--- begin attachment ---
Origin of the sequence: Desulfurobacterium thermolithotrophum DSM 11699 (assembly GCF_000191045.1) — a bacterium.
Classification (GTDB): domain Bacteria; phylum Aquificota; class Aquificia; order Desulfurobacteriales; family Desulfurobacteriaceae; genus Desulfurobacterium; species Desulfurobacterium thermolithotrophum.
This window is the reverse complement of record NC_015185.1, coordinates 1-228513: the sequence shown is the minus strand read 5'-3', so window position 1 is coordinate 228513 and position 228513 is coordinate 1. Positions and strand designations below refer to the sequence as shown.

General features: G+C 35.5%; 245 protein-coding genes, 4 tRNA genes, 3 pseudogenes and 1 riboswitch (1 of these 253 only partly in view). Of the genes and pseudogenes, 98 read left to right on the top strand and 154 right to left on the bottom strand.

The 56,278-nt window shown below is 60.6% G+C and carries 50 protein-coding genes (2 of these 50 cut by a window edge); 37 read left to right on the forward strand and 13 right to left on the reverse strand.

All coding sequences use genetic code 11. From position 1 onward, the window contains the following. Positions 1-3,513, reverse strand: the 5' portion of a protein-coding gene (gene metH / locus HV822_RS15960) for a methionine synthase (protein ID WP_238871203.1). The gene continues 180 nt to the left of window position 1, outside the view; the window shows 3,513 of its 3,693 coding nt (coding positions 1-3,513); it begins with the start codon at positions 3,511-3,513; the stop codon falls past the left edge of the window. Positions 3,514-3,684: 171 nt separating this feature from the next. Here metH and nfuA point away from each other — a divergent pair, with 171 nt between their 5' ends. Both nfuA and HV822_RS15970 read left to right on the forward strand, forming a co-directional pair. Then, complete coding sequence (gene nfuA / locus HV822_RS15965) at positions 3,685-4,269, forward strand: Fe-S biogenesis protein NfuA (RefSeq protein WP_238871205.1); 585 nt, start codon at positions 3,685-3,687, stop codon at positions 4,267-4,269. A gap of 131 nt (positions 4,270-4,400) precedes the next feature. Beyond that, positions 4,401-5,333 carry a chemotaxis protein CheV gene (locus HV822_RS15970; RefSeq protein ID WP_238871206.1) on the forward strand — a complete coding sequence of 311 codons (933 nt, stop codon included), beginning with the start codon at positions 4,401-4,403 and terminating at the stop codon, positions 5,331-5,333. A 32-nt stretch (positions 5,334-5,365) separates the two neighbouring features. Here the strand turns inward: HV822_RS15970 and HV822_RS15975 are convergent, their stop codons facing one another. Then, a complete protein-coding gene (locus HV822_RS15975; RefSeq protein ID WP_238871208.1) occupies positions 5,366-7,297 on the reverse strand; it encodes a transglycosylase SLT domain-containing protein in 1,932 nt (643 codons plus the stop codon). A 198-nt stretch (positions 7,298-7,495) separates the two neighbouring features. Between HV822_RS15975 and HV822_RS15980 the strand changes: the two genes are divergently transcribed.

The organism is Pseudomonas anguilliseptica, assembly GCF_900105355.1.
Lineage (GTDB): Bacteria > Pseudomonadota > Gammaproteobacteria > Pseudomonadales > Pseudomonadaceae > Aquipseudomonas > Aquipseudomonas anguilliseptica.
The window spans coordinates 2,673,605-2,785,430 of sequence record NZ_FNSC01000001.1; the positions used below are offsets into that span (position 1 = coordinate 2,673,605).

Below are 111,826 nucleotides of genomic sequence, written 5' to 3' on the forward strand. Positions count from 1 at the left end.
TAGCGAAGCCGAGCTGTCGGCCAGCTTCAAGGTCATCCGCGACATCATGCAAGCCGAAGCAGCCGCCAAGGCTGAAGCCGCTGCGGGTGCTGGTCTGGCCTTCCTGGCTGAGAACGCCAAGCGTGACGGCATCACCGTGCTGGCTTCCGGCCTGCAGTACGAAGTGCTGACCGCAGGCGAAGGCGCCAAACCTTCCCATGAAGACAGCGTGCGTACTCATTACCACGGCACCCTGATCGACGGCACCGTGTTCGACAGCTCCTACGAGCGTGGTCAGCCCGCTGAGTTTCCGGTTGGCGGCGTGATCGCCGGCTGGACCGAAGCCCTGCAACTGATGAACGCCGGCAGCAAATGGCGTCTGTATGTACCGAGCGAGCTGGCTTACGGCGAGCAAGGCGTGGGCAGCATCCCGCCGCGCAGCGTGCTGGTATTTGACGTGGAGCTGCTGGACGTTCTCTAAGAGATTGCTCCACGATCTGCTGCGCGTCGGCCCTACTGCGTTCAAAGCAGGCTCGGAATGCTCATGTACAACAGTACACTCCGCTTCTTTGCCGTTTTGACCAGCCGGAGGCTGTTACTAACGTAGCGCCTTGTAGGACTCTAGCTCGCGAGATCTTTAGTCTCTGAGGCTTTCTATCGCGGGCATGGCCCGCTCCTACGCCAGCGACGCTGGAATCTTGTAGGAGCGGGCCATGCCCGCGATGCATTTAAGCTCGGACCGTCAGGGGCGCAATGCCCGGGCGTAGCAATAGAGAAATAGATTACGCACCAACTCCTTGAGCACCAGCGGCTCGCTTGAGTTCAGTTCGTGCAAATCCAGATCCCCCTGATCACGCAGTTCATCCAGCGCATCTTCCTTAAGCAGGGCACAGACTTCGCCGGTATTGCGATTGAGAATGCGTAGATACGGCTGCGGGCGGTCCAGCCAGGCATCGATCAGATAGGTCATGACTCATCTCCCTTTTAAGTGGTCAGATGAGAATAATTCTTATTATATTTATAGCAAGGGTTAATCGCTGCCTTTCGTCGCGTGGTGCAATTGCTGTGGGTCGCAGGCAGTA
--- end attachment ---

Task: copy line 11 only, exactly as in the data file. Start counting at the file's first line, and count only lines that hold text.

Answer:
TAGCGAAGCCGAGCTGTCGGCCAGCTTCAAGGTCATCCGCGACATCATGCAAGCCGAAGCAGCCGCCAAGGCTGAAGCCGCTGCGGGTGCTGGTCTGGCCTTCCTGGCTGAGAACGCCAAGCGTGACGGCATCACCGTGCTGGCTTCCGGCCTGCAGTACGAAGTGCTGACCGCAGGCGAAGGCGCCAAACCTTCCCATGAAGACAGCGTGCGTACTCATTACCACGGCACCCTGATCGACGGCACCGTGTTCGACAGCTCCTACGAGCGTGGTCAGCCCGCTGAGTTTCCGGTTGGCGGCGTGATCGCCGGCTGGACCGAAGCCCTGCAACTGATGAACGCCGGCAGCAAATGGCGTCTGTATGTACCGAGCGAGCTGGCTTACGGCGAGCAAGGCGTGGGCAGCATCCCGCCGCGCAGCGTGCTGGTATTTGACGTGGAGCTGCTGGACGTTCTCTAAGAGATTGCTCCACGATCTGCTGCGCGTCGGCCCTACTGCGTTCAAAGCAGGCTCGGAATGCTCATGTACAACAGTACACTCCGCTTCTTTGCCGTTTTGACCAGCCGGAGGCTGTTACTAACGTAGCGCCTTGTAGGACTCTAGCTCGCGAGATCTTTAGTCTCTGAGGCTTTCTATCGCGGGCATGGCCCGCTCCTACGCCAGCGACGCTGGAATCTTGTAGGAGCGGGCCATGCCCGCGATGCATTTAAGCTCGGACCGTCAGGGGCGCAATGCCCGGGCGTAGCAATAGAGAAATAGATTACGCACCAACTCCTTGAGCACCAGCGGCTCGCTTGAGTTCAGTTCGTGCAAATCCAGATCCCCCTGATCACGCAGTTCATCCAGCGCATCTTCCTTAAGCAGGGCACAGACTTCGCCGGTATTGCGATTGAGAATGCGTAGATACGGCTGCGGGCGGTCCAGCCAGGCATCGATCAGATAGGTCATGACTCATCTCCCTTTTAAGTGGTCAGATGAGAATAATTCTTATTATATTTATAGCAAGGGTTAATCGCTGCCTTTCGTCGCGTGGTGCAATTGCTGTGGGTCGCAGGCAGTA